Shia demands: Bremer to meet Bush

The US occupation administration's top official in Iraq, Paul Bremer, is due to meet President George Bush in Washington to discuss mounting tensions over a US plan to hand sovereignty to Iraqis without first holding direct elections.

    Bremer is facing tensions over a US plan to hand sovereignty to Iraqis

    Bremer is also expected to hold talks with UN Secretary-General Kofi Annan on Monday in an effort to convince the United Nations to send staff back to Iraq to help with the transition process. 

    A US plan for a handover of power by July has run into stiff opposition from Iraq's top Shia cleric Ayat Allah Ali al-Sistani, a Kurdish drive for autonomy in the north and a warning of bloodshed from a leader of the minority Turkmen. 

    Bremer's talks at the White House on Friday would cover "the political dynamic (in Iraq), the ongoing discussions with Sistani and the Kurds", said a US official. 

    Sistani has objected to the US plan for a transitional assembly to be selected by regional caucuses. The assembly will choose an interim government for sovereignty by the end of June.

    Full elections are due to follow next year. 
    Winning over Sistani

    Bremer has said he respects Sistani but that there is not enough time to hold elections before a handover of sovereignty due to lack of electoral registers and polling laws. 

    US officials say they are reviewing the planned regional caucuses to make the process as open as possible. 

    Tens of thousands of Iraq's Shia Muslims marched on Thursday through Basra to chants of "No to America" on Thursday and an aide to the Shia spiritual leader warned of wider protests if the long-oppressed group's demand for elections was not met.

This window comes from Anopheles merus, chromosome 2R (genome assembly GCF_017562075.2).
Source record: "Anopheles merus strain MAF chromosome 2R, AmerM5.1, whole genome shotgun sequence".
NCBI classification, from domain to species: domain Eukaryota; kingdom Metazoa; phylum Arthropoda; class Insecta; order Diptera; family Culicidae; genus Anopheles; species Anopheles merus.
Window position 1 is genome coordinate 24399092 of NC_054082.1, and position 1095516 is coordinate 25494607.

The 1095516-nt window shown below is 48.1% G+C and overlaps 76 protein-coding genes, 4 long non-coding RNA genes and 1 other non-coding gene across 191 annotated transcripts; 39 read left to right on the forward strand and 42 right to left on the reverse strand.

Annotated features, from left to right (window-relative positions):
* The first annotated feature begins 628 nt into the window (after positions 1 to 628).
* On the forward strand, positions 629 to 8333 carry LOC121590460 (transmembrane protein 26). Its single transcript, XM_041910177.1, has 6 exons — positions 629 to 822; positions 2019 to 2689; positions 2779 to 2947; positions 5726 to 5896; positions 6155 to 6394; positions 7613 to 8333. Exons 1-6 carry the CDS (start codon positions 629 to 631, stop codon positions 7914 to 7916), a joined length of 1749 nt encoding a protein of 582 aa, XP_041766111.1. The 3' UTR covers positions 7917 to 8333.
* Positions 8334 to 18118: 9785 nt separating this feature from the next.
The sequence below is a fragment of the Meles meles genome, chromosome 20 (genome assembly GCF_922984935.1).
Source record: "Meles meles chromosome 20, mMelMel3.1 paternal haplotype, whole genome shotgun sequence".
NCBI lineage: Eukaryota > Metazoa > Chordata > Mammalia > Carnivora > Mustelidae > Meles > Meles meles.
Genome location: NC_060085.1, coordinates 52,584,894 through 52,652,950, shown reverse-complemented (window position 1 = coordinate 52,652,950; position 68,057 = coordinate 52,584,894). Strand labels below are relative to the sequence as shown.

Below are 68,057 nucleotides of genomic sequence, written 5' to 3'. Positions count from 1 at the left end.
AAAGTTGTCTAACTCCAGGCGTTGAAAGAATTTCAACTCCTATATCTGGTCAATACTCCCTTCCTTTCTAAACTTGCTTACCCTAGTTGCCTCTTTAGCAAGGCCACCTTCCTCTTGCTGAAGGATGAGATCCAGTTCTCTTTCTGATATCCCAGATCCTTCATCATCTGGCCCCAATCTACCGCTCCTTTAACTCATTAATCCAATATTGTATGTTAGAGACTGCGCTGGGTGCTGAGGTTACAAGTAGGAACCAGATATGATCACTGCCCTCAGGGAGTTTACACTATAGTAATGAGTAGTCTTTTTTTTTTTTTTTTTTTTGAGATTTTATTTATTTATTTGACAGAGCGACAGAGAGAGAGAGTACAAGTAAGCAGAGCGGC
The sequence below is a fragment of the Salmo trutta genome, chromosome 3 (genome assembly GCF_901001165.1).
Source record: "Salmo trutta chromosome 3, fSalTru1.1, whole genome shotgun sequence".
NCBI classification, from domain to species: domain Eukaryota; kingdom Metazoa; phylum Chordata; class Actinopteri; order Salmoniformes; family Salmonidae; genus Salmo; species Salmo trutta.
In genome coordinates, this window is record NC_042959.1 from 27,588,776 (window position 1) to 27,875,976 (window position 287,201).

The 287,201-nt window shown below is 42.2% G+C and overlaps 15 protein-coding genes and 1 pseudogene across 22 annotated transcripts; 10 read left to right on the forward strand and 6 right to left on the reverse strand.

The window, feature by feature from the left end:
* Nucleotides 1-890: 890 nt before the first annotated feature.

Thousands marched in support
    of Sistani's call for early polls

    "If (Sistani) issues a fatwa (edict) all the Iraqi people will go out in protest marches and demonstrations against the (US-led) coalition forces," an aide to the cleric, Ayat Allah Muhammad Baqir al-Mohri, told reporters in Kuwait. 

    Mohri earlier told an Arabic TV station that such a fatwa could undermine the legitimacy of any unelected Iraqi administration. 

    A Sistani edict could turn many Shia against Washington at a time when US-led forces are battling guerrillas in the Sunni Muslim areas north and west of Baghdad, the heartland of support for Saddam Hussein. 

    US officials and the US-appointed Iraqi Governing Council were trying to persuade Sistani to soften his stance.

    Adding to tensions in Iraq, the country's Arabs and Turkmen bitterly oppose a plan by Kurds on the Governing Council for significant autonomy for a Kurdish area in the north. 

    "We will defend the unity of Iraq until the last moment and the last drop of our blood," said Sami Muhammad Donmez, deputy leader of the Iraqi Turkmen Front coalition of parties. 
    UN involvement

    If (Sistani) issues a fatwa (edict) all the Iraqi people will go out in protest marches and demonstrations against the (US-led) coalition forces"

    Ayat Allah Muhammad Baqir al-Mohri, a

    n aide to Sistani

    The United States and the Governing Council are pushing for the United Nations to play a role in the political transition by overseeing the regional caucuses. 

    Abd Al-Aziz al-Hakim, a Shia Muslim on the Governing Council, wrote to Annan asking the United Nations to study the possibility of early polls or find a compromise path to election of an assembly. 

    Annan said in reply it was technically impossible to organise elections by June. He stopped short of promising UN action in solving the dispute or endorsing the current process. 

    Bremer will be joined at Monday's talks with Annan by Governing Council members and representatives from the United States and Britain.

    SOURCE: Reuters


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